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#1 technology overloaded

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Posted 04 December 2013 - 11:41 PM

the charlestown state park has closed rose island until august of next year. they are going to fill in the swimming pool with cement, install new signage and some displays for both rose island and fern grove. rose island currently held the parks newest hiking trail which will unfortunately be unavailable till next year. sad to see it be closed that long but i hope they make some awesome improvements. also at the park, the former river ridge housing which is very dilapadated and overgrown is in the process of being demolished to make room for the new inn at the state park. although that area of the park has been closed to the public ofr years im sure some of you have been up there and took a look around or may have even lived there. since the lousy copper theives basically cleaned out the buildings there aint much left to see up there anyways. let alone the asbestos in the rec center.

#2 Buckeye

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Posted 05 December 2013 - 08:29 AM

There is still good hiking on trail three without Rose Island. Filling that pool is going to take a lot of concrete. When I first toured the island, the first thing I thought of was how long it would take before some idiot crossed through the fence to get to the pool. I have also noticed there are signs telling people there is no jumping from the bridge ....more idiots taking risks. Either way, I am very thankful for the Charlestown State Park and I take advantage of their wonderful hiking trails all year long.

#3 masey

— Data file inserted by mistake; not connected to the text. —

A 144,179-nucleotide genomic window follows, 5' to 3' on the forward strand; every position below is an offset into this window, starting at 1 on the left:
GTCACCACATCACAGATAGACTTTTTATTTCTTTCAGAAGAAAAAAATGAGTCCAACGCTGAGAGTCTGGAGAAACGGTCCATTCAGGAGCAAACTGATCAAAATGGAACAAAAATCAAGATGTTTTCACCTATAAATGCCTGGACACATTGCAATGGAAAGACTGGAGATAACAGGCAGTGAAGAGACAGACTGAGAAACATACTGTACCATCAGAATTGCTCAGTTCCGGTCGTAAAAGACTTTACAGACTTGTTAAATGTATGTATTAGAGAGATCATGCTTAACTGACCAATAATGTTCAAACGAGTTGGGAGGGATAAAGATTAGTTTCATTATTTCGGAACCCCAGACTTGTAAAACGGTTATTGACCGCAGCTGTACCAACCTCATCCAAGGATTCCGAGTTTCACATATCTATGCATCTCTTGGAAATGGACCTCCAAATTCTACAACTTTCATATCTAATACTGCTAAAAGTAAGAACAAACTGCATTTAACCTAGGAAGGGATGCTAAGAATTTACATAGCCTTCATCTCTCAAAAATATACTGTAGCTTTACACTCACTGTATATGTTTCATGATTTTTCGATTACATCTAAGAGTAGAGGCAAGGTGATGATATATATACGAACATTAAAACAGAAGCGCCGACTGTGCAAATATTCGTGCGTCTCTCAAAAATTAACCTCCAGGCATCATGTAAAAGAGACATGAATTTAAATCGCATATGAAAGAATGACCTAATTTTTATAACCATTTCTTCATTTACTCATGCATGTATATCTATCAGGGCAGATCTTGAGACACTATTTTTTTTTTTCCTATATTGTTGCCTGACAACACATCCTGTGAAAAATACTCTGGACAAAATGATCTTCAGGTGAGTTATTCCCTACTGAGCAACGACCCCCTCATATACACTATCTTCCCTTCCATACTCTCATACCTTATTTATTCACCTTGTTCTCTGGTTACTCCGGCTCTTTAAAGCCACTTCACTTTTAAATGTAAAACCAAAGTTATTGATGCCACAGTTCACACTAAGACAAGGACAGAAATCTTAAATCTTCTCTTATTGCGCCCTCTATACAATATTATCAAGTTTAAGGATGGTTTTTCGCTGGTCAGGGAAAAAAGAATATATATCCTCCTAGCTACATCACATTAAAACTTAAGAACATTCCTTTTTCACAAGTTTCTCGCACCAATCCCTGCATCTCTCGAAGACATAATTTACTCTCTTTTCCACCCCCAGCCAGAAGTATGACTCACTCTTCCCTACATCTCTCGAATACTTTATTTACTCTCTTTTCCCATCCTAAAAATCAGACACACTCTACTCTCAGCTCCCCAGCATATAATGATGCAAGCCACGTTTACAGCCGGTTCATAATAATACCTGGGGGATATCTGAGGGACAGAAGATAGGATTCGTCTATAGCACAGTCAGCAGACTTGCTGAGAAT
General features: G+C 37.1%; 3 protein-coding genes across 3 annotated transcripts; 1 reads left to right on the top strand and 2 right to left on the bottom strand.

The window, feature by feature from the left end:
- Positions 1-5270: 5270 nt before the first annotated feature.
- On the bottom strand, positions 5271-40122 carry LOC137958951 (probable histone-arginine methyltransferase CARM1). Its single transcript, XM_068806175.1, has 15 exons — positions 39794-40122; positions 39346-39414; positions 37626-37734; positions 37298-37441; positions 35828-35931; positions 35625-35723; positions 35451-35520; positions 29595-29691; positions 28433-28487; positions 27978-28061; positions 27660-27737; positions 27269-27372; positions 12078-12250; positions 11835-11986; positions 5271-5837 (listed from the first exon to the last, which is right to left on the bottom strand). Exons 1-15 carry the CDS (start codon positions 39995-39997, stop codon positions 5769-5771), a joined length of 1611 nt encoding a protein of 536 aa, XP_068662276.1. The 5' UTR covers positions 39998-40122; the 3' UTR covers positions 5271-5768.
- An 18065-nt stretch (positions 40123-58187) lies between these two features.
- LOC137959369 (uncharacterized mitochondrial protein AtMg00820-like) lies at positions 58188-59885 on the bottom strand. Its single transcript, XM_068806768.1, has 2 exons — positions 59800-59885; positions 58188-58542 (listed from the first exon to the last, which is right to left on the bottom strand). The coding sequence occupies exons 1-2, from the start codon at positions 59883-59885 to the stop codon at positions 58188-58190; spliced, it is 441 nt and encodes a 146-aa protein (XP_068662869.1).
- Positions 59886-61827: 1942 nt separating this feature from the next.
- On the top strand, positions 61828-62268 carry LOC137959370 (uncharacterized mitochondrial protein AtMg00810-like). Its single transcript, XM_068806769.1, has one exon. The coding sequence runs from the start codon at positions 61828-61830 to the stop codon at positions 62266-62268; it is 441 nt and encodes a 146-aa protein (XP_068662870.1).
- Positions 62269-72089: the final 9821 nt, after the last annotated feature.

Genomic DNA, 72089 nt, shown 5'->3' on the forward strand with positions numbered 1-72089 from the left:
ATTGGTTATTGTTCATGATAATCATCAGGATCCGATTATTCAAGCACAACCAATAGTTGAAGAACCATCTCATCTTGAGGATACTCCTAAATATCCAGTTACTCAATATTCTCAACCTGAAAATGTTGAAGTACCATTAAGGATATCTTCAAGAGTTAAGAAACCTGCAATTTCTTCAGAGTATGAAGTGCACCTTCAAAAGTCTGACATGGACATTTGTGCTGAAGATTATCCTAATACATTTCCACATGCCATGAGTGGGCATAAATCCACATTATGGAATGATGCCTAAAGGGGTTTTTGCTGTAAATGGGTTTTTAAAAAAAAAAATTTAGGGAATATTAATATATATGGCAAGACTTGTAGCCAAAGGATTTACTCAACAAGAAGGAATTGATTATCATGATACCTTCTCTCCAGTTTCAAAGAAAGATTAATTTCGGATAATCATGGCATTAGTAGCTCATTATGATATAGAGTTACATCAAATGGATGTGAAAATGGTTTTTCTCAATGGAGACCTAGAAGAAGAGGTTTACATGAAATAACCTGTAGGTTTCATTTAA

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Posted 05 December 2013 - 08:45 AM

Hate to hear that Rose Island is going to be closed for awhile but I'm sure it will be nice when they get done. Hope they leave as much of it as they can natural. That hill going down there and coming back up is a real killer on legs.
Have they started tearing down the houses in the housing area? Haven't been up there in awhile. (tours of course) The housing should never have been allowed to go to pot---gov. waste. We lived there yrs ago and houses were really nice but they are pretty much striped and really in sad sad shape. We lived in house #15. We hike at the park a couple times a week and we are very lucky to have it so close.

#4 snowman

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Posted 05 December 2013 - 08:48 AM

I'm not familiar with the "river ridge housing" area and didn't know about the new Inn being built. where exactly is that?

#5 masey

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Posted 06 December 2013 - 01:19 PM

Don't really know how to explain exactly where it is at but it is on a bluff with part of it overlooking the Ohio river. It is not far from Utica. The back right hand side of Charlestown State Park runs into the lower half of it. There is a road that leads up the hill to it but it is fenced off. On the west side is where people use to get to it off Hwy 62 of what use to be Waterline Road at gate 9 (gate long gone and Waterline has been renamed) The houses were built around the time of the war for people in charge of the ammunition plant and then later turned into housing for the military. It has been 30 yrs or so when we lived there but then the houses were great. The only drawback was that people could not just drive up to see you--they would stop people at the gate and call to see if you were home and if you wanted to see them. If you didn't make an effort to get to know people in town you would be very closed off. The kids swam in what was sort of like a large pond with a beach. The water was for fire protection if needed. The ones that used the "pool" hired a life guard for the summer. 2 of my daughters learned to swim there and I was shocked to see how deep it was when I saw it empy. I really hate that they didn't do something with the houses before they fell apart. Ours was a 5 bedroom with 4 bathrooms. Some were smaller and some larger. I can tell you right now--nobody needs 4 bathrooms.
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#6 Oldgoat

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Posted 06 December 2013 - 07:38 PM